John Henderson’s chapter is useful in another sense. As principal adviser to Prime Minister David Lange during the time of the 1987 Fiji coup, he rebuts categorically the story that New Zealand, along with Australia, contemplated military action against Fiji at that time. That story has been given some credence by subsequent claims both from the Fijian and from the New Zealand side. Henderson writes authoritatively on this episode and his account conforms with the recollections of the present reviewer, who was also implicated at the time in the New Zealand responses to the Fiji situation. The alternative view is portrayed, however, in the chapter by Ian McGibbon, who uses it as an illustration of the mutual lack of confidence between the Government and its military advisers at the time. The chapter ascribes responsibility for that state of affairs entirely to the Government, for whose nuclear and security policies McGibbon displays no sympathy. This chapter addresses issues of defence and reveals nostalgia for the comforts of alliance relationships. It infers that New Zealand today remains a free-rider on US-provided security. This is, of course, a book of history but there is a decidedly old-fashioned quality to the judgements and analysis here.


There are gaps in the coverage. The book does not address New Zealand relations with the Soviet Union bloc over the period in question, nor South East Asia, nor does it treat the role of New Zealand inside the United Nations. This last omission is the more evident when seen in the context of the chapter by David McIntyre devoted to the Commonwealth, which deals with the period when apartheid, sanctions, sporting contacts and Zimbabwe dominated attention. These were of course hot issues for New Zealand, and rightly command a place in such a volume. But consequential detail about multiple activities of the Commonwealth reinforces a sense of overall imbalance in the book’s coverage.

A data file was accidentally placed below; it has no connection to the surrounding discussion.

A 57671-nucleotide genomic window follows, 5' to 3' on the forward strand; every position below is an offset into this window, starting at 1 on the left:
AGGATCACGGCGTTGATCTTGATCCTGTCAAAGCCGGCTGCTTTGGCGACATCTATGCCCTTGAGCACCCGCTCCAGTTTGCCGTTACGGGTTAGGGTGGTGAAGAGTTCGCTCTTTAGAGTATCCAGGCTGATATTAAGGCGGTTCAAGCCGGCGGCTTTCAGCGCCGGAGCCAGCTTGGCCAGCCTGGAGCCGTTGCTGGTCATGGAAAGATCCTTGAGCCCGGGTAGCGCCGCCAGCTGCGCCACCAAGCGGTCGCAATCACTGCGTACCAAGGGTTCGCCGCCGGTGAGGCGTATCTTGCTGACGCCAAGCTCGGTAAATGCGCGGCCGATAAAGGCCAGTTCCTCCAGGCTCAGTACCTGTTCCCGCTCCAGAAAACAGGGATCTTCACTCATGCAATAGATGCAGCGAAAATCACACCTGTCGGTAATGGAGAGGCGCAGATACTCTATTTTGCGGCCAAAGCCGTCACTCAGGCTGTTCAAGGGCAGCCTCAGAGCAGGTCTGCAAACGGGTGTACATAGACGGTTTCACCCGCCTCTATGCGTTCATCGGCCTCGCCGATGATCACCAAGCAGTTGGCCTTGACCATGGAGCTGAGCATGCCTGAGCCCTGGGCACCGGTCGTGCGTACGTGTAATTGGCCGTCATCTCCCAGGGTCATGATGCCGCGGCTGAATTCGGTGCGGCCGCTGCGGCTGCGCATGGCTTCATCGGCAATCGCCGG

There is, however, a shortish contribution from Malcolm Templeton on specific developments in international law (on human rights, nuclear weapons and Law of the Sea) which compensates to some degree for the omissions. Some shrewd perceptions in this contribution whet the reader’s taste for more, reinforcing the desirability of treating the UN more fully in such a book.

In many respects, it is the last chapter about the public interaction with New Zealand foreign policy conduct, by Rod Alley, which captures the beginning of what is a most notable development for New Zealand in international affairs. It is not unique to this country, but its impacts are as real here as anywhere. The power of knowledge, ideas and communications technology is progressively democratising international relations. Their conduct is no longer the private preserve of a small elite – even in a small country. The chapter illustrates succinctly how public opinion (or civil society) began, over the period covered, to influence New Zealand policy and participation across a spectrum of foreign policy issues. Earlier individual chapters make the same point in several particulars, but the Alley chapter conveniently draws the strands together.

This trend is amplifying as civil society increasingly shapes, or seeks to shape, international agendas on human rights, environment, disarmament and free trade. The next volume in this series will doubtless need to treat this phenomenon in even more depth. Let us hope it also includes a chapter on New Zealand’s view of its place in the world. The present volume includes Bruce Brown’s contribution “New Zealand’s Place in the World Economy” but there is no comprehensive discussion of the New Zealand self-view in international affairs as the old century was drawing to an end. The view that because of its non-nuclear policy New Zealand “lost its way” in international affairs is, however, well represented amongst the contributions. It will be intriguing to see whether the next volume – whenever that appears – also includes contributions from the “New Zealand lost” school of thought; or, in other words, whether events after 1990 confirm how right this school proved to be, or simply how wrong.


Terence O’Brien is a commentator on international affairs.